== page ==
Old 09-30-2014, 04:36 PM
  #1094  
CaptRKO
My Feedback: (3)
 
CaptRKO's Avatar
 
Join Date: Oct 2003
Location: KEMAH TEXAS
Posts: 445
Likes: 0
Received 0 Likes on 0 Posts
Default

Does anyone recall how much Mike Mc....added to his Corsair (he had a G-62) for nose weight?
Old 09-30-2014, 05:03 PM
  #1095  
Chris Nicastro
 
Chris Nicastro's Avatar
 
Join Date: Oct 2005
Location: Coeur d'Alene, ID
Posts: 2,809
Likes: 0
Received 0 Likes on 0 Posts
Default

Just for comparison sake the TF GS Corsair needs about 4lbs of nose weight when using a DLE 55RA. I used duck decoy lead strips and folded them like ribbons and hammered them flat. Then the weight was enclosed in a box on the firewall. I also had the 2200mah LiFe ignition pack on top if the engine box. The biggest difference I can see is the AUW was about 26lbs. Pretty significant difference between the planes, about 6lbs.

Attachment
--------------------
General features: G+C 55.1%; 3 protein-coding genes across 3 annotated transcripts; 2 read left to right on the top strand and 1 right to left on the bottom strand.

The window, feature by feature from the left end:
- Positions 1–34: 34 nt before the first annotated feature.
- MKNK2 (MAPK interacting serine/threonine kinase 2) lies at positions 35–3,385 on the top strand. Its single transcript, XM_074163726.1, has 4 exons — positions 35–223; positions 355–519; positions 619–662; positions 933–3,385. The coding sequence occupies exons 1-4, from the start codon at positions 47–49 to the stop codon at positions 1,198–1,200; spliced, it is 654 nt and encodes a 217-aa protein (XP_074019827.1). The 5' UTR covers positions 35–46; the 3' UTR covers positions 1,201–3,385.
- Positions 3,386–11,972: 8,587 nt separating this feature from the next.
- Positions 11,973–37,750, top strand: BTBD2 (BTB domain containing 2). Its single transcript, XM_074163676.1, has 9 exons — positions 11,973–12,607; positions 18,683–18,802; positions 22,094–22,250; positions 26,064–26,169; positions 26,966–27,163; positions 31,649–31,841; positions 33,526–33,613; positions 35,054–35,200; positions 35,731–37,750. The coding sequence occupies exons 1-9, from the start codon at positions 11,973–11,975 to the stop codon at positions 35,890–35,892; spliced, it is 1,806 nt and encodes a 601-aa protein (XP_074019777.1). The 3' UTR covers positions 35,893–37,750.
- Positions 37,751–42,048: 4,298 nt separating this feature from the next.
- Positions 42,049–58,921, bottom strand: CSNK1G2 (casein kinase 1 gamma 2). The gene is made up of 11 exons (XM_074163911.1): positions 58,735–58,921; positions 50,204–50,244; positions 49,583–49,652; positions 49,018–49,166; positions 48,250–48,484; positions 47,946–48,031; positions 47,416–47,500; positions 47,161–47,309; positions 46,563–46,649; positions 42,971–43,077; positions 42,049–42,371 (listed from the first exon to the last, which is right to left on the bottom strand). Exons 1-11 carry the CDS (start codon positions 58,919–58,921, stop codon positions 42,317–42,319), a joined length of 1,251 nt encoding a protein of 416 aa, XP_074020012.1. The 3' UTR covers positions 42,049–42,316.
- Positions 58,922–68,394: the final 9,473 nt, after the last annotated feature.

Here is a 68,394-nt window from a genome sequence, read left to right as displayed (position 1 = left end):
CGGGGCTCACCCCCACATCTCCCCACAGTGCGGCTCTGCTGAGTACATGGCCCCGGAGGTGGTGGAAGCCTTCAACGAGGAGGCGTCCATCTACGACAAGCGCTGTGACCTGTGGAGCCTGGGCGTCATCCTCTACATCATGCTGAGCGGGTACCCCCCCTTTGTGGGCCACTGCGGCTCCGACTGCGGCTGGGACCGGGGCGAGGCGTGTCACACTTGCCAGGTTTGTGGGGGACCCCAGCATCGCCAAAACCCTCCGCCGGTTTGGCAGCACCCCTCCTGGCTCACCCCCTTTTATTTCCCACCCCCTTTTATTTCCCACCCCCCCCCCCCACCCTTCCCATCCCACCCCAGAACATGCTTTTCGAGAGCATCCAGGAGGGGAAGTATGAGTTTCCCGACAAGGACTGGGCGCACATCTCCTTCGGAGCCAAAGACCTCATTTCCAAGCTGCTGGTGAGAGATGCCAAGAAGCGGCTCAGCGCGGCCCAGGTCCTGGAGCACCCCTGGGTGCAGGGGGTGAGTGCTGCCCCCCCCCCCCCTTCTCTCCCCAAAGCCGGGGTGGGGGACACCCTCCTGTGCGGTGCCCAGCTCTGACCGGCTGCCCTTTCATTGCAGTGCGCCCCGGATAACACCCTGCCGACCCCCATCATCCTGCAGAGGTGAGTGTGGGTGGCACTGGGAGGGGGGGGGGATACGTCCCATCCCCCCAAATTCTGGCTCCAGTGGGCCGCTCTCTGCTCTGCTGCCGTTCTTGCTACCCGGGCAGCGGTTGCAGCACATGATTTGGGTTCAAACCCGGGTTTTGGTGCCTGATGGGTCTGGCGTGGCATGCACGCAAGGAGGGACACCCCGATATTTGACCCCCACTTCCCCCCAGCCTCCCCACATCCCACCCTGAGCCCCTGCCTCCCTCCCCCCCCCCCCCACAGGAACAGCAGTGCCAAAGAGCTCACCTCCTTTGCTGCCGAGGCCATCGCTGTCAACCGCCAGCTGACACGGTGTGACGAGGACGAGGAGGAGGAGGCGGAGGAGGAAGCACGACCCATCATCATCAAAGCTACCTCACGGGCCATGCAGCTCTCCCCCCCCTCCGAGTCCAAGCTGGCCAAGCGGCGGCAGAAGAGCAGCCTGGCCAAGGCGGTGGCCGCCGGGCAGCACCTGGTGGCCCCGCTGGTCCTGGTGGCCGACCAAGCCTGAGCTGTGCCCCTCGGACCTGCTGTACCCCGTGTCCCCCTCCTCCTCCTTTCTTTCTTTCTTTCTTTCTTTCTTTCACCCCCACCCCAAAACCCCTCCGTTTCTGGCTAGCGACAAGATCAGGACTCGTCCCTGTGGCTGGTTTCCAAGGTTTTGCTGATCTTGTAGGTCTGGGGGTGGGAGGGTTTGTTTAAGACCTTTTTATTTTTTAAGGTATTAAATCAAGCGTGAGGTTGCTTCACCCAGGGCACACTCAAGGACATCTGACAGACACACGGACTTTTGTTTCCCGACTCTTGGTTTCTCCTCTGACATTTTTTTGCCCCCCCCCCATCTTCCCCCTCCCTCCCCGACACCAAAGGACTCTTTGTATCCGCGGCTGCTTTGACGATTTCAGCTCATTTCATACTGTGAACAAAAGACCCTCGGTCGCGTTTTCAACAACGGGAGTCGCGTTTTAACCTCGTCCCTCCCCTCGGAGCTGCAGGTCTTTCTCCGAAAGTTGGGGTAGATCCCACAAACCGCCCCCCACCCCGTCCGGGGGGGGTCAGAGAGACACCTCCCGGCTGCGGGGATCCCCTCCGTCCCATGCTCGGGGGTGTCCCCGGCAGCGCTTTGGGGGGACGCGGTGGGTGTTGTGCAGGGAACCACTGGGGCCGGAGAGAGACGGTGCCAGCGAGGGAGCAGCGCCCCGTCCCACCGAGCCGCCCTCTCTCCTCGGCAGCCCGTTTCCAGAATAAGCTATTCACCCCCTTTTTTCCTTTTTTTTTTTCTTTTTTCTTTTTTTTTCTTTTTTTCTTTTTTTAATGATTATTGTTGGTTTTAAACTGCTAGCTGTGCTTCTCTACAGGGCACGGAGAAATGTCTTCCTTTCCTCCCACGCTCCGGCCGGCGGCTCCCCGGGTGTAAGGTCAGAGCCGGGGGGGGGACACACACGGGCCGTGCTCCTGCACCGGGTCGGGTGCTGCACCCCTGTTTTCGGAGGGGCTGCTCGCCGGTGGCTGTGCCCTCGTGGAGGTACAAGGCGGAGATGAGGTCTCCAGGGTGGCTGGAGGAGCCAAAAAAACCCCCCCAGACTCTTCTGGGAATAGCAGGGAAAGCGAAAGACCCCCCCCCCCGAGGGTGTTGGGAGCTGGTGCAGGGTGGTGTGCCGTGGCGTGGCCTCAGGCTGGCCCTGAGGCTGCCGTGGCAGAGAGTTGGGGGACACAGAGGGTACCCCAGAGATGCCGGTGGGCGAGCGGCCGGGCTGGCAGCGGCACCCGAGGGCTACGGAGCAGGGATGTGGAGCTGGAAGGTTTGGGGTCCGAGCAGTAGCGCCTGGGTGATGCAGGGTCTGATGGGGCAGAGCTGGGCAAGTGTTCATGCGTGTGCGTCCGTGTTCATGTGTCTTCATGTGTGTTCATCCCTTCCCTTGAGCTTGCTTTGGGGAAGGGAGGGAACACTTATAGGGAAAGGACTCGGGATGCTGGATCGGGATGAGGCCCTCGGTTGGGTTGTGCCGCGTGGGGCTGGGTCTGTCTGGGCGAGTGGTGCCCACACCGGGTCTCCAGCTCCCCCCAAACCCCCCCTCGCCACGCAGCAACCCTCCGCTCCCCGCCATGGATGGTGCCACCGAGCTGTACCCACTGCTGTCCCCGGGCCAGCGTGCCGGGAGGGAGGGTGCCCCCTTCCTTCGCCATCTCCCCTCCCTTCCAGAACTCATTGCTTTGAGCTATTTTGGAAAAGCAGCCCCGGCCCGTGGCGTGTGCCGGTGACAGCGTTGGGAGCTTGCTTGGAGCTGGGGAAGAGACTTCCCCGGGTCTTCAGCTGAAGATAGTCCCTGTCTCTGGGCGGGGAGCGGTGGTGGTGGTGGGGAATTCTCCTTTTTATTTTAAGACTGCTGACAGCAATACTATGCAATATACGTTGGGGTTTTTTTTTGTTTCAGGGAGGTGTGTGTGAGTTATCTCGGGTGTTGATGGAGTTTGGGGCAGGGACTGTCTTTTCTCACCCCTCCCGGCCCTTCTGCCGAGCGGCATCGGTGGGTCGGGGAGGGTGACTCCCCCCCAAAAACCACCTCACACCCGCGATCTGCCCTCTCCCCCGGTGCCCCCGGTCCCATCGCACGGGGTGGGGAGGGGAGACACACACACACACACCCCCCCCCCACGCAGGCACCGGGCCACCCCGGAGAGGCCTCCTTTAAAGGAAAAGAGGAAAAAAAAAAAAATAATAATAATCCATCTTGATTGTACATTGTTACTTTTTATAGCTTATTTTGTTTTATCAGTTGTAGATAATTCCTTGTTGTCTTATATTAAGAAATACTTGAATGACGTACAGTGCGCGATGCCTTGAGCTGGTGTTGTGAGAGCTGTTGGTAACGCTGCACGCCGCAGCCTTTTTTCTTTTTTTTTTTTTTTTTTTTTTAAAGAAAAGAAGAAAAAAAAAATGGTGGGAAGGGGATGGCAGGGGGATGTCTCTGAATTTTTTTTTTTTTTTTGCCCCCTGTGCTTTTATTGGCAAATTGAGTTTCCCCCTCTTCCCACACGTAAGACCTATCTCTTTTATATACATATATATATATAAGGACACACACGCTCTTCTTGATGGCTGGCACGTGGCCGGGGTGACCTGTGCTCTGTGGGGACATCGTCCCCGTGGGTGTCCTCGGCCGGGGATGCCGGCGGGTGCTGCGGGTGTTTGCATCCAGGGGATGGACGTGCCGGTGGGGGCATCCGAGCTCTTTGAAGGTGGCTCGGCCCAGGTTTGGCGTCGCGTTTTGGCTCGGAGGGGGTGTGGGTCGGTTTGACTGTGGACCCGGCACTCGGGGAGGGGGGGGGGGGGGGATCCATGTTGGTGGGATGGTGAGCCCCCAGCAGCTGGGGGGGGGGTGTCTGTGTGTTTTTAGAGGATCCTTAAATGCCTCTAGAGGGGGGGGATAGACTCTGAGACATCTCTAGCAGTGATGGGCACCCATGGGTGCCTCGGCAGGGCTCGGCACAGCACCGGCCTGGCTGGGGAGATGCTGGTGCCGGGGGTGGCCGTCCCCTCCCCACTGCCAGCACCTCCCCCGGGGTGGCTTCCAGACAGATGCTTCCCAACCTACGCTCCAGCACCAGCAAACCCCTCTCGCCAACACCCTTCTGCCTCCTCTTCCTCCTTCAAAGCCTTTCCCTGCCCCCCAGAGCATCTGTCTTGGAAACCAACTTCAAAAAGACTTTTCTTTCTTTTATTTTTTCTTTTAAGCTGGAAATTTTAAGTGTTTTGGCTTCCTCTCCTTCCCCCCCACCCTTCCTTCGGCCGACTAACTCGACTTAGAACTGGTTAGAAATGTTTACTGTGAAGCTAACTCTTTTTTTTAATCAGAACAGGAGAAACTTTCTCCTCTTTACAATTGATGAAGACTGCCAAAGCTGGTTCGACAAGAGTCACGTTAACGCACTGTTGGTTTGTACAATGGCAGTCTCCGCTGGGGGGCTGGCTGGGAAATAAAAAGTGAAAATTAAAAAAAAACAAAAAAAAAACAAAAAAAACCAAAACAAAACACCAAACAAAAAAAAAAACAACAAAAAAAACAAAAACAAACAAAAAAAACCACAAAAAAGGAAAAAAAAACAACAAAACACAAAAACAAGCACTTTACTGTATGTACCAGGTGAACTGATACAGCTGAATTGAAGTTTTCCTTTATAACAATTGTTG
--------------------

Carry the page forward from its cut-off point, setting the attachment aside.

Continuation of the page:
Old 09-30-2014, 08:06 PM
  #1096  
Mpizpilot
My Feedback: (45)
 
Join Date: Mar 2010
Location: Wading River, NY
Posts: 1,049
Likes: 0
Received 0 Likes on 0 Posts
Default

Originally Posted by affas View Post
The plane is just fantastic except one thing. All china crap plastic are total disaster, all hatches, wheel doors, tailwheel doors, everything cracks and falls off. I have had quite some few ARF`s and this is unfortuneately the worst I have seen. Is it just my plane or is this the standard? I also had the H9 bubble P47 30cc and the 1/4 scale Super Cub and nothing like this on these two planes.

Horizon???

I can send You some photos.....


http://www.youtube.com/watch?v=EM4McMUgTk8